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Technology and human trafficking: Fighting the good fight

· 6 minute read

· 6 minute read

A closer look at the role of technology in prevention efforts

Jump to:

 The big picture

 Why this issue matters

 Understanding human trafficking resources


The big picture

Since 2010, the U.S. federal government has designated the month of January as Human Trafficking Prevention Month. As the U.S. Department of State describes it, the month will be a time to recognize “the efforts of foreign governments, international organizations, anti-trafficking entities, law enforcement officials, survivor advocates, communities of faith, businesses, and private citizens all around the world to raise awareness about human trafficking.”  

One of the ways that awareness is being raised is through digital technology. Businesses, governments, and nonprofits are finding ways to work together as they battle to stop the scourge of human trafficking. They’re also developing and using human trafficking prevention technology in the fight. It’s an essential weapon because the ugly truth is that human traffickers themselves are heavily incorporating digital technology into their criminal activity.  

Why this issue matters

Awareness of human trafficking begins with understanding what it is. Though there are many ways to define it, the Council on Foreign Relations’ description summarizes it well: “the trapping and exploitation of a person using deception, violence, or coercion. It generally takes three main forms: forced labor (which includes sex trafficking), forced marriage, and forced organ removal.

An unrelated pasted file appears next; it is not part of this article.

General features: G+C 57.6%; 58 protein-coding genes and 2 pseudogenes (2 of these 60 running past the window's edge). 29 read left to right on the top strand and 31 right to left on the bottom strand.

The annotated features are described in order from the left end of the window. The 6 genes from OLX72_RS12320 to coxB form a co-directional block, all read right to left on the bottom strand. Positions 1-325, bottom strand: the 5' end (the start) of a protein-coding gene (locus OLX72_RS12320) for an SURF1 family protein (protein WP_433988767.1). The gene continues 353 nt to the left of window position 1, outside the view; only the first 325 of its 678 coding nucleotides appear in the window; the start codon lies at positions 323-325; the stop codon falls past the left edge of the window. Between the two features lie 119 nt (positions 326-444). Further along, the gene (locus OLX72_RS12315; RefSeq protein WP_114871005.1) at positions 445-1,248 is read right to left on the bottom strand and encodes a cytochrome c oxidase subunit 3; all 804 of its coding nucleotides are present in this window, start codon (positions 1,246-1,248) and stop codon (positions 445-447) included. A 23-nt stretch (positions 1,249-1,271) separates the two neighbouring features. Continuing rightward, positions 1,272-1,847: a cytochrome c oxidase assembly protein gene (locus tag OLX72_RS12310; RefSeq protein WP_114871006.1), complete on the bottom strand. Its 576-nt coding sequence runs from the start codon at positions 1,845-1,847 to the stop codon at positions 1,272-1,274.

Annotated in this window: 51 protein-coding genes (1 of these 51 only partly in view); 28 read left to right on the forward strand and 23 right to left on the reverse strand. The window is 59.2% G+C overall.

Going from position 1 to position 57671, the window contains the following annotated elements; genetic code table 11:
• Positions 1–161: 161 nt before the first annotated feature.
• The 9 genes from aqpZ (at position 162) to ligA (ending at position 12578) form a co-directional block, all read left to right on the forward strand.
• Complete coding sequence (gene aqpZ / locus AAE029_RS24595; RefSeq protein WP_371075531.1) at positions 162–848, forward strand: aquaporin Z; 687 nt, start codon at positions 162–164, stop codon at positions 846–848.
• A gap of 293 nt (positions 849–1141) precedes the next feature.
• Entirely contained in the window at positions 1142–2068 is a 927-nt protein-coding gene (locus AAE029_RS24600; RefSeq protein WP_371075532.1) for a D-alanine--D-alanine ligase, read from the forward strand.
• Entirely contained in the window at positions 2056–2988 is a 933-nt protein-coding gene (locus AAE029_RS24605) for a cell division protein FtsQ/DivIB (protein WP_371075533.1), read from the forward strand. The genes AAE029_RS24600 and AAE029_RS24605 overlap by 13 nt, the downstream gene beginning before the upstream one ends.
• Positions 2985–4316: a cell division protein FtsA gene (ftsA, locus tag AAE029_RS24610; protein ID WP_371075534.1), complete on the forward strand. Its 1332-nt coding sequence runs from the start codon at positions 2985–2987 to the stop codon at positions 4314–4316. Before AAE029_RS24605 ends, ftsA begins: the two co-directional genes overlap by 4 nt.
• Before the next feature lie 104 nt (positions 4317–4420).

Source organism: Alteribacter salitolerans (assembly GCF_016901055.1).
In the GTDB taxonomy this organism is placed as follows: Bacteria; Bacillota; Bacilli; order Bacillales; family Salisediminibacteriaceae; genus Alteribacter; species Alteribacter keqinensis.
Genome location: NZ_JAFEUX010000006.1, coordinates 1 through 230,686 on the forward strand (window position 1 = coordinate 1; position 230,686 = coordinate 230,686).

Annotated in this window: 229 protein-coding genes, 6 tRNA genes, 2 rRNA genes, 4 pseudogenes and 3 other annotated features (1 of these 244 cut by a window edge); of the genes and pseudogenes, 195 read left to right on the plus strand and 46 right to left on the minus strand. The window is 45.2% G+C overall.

According to the United Nations’ International Labor Organization (ILO), there are 40.3 million victims globally, with traffickers pulling in at least $150 billion yearly. The ILO also estimates that 68% of human trafficking victims are compelled into forced labor. It’s a major problem in the U.S. as well as overseas. A sad, infuriating case in point: in 2022, the National Center for Missing and Exploited Children received an estimated 19,000 reports of child sex trafficking in the United States.  

What anti-trafficking organizations have discovered is that traffickers are increasingly exploiting digital technology to recruit and control their victims. Traffickers can use keywords on social media to identify potential victims and to contact their “customers.” Not surprisingly, there’s evidence that traffickers are also making use of generative artificial intelligence (AI) to isolate and track both victims and those willing to pay for them as labor or for sexual exploitation.  

However, AI also can be used as a force for good. It can help track the locations of victims and abusers through the unique lens identifiers in cell phones. Researchers at MIT have developed machine learning algorithms that analyze to determine whether online commercial sex ads might be connected to human traffickers. The anti-trafficking organization Unseen UK uses AI-related technology to help responders on its helpline analyze and detect patterns in data that might reveal trafficking activity. 

But perhaps the most crucial form of human trafficking prevention technology is the connections it can make between organizations fighting this scourge—including nonprofits, governments, and businesses. In 2021, the federal government launched the Center for Countering Human Trafficking, whose work includes investigations, outreach and training, and victim assistance. U.S. Secretary of State Antony Blinken emphasized how government action is just part of the solution to the problem in his introduction to the State Department’s “2023 Trafficking in Persons Report,” which the State Department released in June: